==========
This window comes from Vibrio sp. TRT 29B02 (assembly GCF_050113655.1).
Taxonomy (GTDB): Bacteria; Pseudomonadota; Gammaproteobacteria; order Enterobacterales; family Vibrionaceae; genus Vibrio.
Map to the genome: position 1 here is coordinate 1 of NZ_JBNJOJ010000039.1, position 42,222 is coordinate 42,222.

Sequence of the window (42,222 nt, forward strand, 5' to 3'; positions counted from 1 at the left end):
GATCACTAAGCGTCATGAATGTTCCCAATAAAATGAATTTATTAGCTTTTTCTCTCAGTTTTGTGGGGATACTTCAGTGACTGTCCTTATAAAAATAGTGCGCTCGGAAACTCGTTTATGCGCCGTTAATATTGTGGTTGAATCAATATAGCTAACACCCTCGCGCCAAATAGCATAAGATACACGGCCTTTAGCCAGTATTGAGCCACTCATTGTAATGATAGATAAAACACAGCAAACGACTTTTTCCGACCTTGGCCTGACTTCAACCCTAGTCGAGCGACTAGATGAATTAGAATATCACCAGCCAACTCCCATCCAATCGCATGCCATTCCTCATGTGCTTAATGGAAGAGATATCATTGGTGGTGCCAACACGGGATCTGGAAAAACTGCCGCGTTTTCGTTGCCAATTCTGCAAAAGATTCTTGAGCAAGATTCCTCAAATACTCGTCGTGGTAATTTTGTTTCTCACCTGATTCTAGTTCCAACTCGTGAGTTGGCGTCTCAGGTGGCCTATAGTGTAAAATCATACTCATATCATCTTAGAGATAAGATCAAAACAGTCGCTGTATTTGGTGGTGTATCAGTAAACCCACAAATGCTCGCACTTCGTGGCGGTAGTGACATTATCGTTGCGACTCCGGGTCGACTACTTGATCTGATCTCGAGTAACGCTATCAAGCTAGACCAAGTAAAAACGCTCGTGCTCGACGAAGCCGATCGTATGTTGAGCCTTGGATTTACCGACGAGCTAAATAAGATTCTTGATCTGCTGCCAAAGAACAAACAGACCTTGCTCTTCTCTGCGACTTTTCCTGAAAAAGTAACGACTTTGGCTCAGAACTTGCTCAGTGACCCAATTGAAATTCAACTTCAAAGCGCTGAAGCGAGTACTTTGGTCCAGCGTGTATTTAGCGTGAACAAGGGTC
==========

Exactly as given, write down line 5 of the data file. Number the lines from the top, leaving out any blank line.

GATCACTAAGCGTCATGAATGTTCCCAATAAAATGAATTTATTAGCTTTTTCTCTCAGTTTTGTGGGGATACTTCAGTGACTGTCCTTATAAAAATAGTGCGCTCGGAAACTCGTTTATGCGCCGTTAATATTGTGGTTGAATCAATATAGCTAACACCCTCGCGCCAAATAGCATAAGATACACGGCCTTTAGCCAGTATTGAGCCACTCATTGTAATGATAGATAAAACACAGCAAACGACTTTTTCCGACCTTGGCCTGACTTCAACCCTAGTCGAGCGACTAGATGAATTAGAATATCACCAGCCAACTCCCATCCAATCGCATGCCATTCCTCATGTGCTTAATGGAAGAGATATCATTGGTGGTGCCAACACGGGATCTGGAAAAACTGCCGCGTTTTCGTTGCCAATTCTGCAAAAGATTCTTGAGCAAGATTCCTCAAATACTCGTCGTGGTAATTTTGTTTCTCACCTGATTCTAGTTCCAACTCGTGAGTTGGCGTCTCAGGTGGCCTATAGTGTAAAATCATACTCATATCATCTTAGAGATAAGATCAAAACAGTCGCTGTATTTGGTGGTGTATCAGTAAACCCACAAATGCTCGCACTTCGTGGCGGTAGTGACATTATCGTTGCGACTCCGGGTCGACTACTTGATCTGATCTCGAGTAACGCTATCAAGCTAGACCAAGTAAAAACGCTCGTGCTCGACGAAGCCGATCGTATGTTGAGCCTTGGATTTACCGACGAGCTAAATAAGATTCTTGATCTGCTGCCAAAGAACAAACAGACCTTGCTCTTCTCTGCGACTTTTCCTGAAAAAGTAACGACTTTGGCTCAGAACTTGCTCAGTGACCCAATTGAAATTCAACTTCAAAGCGCTGAAGCGAGTACTTTGGTCCAGCGTGTATTTAGCGTGAACAAGGGTC